The Recovery Accountability and Transparency Board, chaired by Earl Devaney, above, uses software to analyze information on government databases and track fraud in stimulus spending. (Tom Brown / Staff file photo)
When a federal agency checks the General Services Administration's list of suspended or debarred contractors to prevent those companies from getting government work, it's only uncovering one piece of the puzzle.
A company can change names and owners, acquire a new business registration number through the Data Universal Numbering System — DUNS, for short — and appear to the agency as an entirely new business.
"If you get debarred from federal service, all you've got to do is ask your wife to open a company, get a new DUNS number and you're back in business," said Douglas Hassebrock, assistant director of investigations at the Recovery Accountability and Transparency Board, at a government conference in April. The board is responsible for ensuring that Recovery Act money is spent properly.
The Recovery Board knew it needed to close such loopholes to prevent fraud, waste and abuse as the government paid out $275 billion in contracts, grants and loans through the Recovery Act, which Congress passed in early 2009 to help stimulate the economy.
It turned to a software platform from Palantir Technologies, based in Palo Alto, Calif., to help accomplish the task. The software tool analyzes information contained on various government-maintained databases — GSA's list of suspended or debarred contractors, the Treasury Department's financial crimes network and other law enforcement records — along with open-source data such as newspaper articles, lawsuits and other public documents.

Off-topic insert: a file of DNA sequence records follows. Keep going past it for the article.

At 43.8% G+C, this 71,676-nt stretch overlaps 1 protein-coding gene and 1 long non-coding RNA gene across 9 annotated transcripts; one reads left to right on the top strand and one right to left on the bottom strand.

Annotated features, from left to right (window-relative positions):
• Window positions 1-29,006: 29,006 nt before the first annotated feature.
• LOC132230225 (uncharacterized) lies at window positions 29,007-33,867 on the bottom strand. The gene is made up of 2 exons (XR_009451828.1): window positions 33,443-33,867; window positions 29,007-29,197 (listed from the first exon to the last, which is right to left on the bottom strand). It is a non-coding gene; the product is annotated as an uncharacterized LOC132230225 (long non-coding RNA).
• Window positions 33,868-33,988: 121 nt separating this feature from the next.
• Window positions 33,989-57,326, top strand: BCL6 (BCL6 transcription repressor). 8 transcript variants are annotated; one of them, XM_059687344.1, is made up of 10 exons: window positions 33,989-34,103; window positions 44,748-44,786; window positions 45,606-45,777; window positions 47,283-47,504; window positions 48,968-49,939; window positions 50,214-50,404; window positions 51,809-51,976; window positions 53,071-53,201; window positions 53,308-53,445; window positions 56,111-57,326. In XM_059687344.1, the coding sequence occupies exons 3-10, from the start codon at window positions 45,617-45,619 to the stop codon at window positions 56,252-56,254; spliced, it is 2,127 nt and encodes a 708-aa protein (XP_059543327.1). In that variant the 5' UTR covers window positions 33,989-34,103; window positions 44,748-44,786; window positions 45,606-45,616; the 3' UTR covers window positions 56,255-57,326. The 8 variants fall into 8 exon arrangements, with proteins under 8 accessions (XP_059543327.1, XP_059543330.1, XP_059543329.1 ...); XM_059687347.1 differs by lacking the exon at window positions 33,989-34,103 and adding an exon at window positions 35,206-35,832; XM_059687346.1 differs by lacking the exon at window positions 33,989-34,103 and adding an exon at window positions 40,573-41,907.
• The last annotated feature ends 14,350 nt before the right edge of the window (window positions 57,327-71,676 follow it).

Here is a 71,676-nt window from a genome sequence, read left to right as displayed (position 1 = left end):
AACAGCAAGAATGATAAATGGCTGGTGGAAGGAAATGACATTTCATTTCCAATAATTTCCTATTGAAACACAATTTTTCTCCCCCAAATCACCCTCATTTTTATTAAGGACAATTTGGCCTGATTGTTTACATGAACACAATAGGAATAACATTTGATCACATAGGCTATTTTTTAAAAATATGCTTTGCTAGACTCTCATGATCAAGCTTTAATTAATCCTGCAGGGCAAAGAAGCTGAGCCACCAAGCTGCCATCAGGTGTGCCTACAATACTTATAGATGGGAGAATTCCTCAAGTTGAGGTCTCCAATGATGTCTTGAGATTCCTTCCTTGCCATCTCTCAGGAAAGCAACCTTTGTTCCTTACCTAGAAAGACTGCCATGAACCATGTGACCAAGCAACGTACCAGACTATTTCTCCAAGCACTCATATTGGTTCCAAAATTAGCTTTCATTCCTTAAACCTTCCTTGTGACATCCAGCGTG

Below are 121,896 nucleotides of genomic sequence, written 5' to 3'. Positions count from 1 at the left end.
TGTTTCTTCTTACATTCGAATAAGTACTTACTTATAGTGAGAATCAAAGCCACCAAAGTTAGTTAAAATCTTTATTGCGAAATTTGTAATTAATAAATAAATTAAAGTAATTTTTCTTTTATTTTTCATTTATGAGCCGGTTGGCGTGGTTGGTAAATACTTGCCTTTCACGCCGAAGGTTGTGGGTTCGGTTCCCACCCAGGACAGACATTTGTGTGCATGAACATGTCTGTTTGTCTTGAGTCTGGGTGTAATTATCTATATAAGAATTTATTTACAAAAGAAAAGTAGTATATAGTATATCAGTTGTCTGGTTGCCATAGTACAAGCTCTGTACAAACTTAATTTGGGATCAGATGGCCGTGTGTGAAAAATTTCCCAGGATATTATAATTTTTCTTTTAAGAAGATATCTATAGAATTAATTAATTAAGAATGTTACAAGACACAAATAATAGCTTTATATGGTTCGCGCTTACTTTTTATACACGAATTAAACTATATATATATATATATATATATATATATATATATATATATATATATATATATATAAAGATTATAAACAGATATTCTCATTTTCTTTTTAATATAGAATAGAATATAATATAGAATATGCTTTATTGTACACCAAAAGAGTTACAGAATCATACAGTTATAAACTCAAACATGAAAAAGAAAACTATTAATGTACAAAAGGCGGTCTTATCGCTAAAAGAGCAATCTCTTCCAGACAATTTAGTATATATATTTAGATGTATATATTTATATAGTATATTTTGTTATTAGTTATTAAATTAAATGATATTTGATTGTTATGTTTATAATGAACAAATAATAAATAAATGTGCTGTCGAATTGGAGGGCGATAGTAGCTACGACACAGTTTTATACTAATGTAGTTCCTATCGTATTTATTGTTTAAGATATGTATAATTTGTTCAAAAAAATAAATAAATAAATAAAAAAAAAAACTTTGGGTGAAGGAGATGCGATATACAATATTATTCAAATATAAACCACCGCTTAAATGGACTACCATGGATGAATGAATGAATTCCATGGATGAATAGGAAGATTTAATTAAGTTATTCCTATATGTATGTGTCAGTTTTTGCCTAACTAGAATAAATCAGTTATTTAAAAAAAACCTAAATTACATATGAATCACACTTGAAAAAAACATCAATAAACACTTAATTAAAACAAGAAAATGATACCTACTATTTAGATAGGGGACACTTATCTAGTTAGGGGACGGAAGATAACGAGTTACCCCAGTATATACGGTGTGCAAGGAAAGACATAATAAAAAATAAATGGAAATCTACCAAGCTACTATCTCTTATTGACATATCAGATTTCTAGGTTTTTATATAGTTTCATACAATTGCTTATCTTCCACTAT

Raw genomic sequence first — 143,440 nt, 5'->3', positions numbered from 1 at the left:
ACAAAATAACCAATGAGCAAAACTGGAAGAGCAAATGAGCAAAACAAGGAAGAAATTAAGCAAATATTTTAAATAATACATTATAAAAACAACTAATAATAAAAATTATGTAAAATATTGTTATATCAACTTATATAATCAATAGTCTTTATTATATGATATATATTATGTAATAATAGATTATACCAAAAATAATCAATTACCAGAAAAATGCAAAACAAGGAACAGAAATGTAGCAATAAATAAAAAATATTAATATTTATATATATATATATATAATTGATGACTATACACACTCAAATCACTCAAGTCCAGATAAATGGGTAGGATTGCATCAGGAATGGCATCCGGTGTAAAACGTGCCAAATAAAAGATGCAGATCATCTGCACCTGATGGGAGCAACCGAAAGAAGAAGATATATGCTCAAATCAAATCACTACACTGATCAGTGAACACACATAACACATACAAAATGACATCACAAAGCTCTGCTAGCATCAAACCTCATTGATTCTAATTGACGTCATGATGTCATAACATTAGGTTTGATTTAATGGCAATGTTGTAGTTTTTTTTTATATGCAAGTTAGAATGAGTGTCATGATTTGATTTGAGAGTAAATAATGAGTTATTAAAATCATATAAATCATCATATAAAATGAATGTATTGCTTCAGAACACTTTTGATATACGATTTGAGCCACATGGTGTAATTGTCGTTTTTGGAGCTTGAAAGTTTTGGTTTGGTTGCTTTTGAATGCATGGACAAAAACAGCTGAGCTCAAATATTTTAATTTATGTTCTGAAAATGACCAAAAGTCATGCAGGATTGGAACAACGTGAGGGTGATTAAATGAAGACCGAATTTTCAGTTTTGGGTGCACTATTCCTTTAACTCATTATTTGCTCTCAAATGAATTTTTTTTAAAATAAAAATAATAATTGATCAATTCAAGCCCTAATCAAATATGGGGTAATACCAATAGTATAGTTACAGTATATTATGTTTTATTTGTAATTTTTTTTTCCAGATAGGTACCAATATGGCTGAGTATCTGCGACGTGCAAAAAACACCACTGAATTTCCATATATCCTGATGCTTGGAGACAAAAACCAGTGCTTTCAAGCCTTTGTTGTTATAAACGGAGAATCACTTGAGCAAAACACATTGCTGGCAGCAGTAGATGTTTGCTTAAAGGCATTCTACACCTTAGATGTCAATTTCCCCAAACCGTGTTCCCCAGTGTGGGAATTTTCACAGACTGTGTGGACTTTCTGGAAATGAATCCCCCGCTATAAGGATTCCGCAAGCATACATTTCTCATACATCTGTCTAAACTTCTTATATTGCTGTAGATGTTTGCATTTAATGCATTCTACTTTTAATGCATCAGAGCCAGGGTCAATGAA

By viewing these data in a more holistic way, analysts at the Recovery Board can draw connections between individuals and companies that might not be apparent otherwise. For example, they could find out if a man who was debarred from federal contracting work had resumed business under his wife's name, to use Hassebrock's example from the Palantir-sponsored conference. Analysts then refer that information to the inspector general at the agency that's handing out that contract, loan or grant for further investigation.
Similar tools are used by intelligence agencies to track terrorists and by credit card companies for fraud detection and prevention. But this is the first time a federal agency has deployed such a tool to track government spending, said Earl Devaney, chairman of the Recovery Board.
"These are tools that the IG community has never used before and quite frankly, they're using it now and I think they would all say to their great benefit," Devaney said in an interview.
Currently there are 317 active criminal investigations throughout government related to waste, fraud and abuse of Recovery Act funds, out of about 3,000 complaints that have been reported, Vice President Joe Biden said at a June 18 news conference.
Biden said the level of reported fraud and abuse in the Recovery Act program has been remarkably low, compared with the size of the program and speed at which agencies have gotten money out the door.
"I think it's really remarkable a program of this size has worked this well," Biden said.
The Obama administration has been so impressed with the Recovery Board's efforts to root out fraud and abuse that it's expanding the initiative to the Centers for Medicaid and Medicare Services, which accounted for roughly 60 percent of the $110 billion in improper payments the government made last year.
One pilot will test whether the Palantir tool can help investigate the thousands of tips Medicare receives through its 1-800 hot line. A second pilot will help CMS identify potentially fraudulent medical providers in the Southern region of the country, where fraud is prevalent.
If the pilot is successful, CMS will look at expanding the effort nationwide.
"The goal here is to see how can this tool be used not only once fraud has been detected to build a case against that entity, but how can we use this tool to prevent something from happening," Devaney said.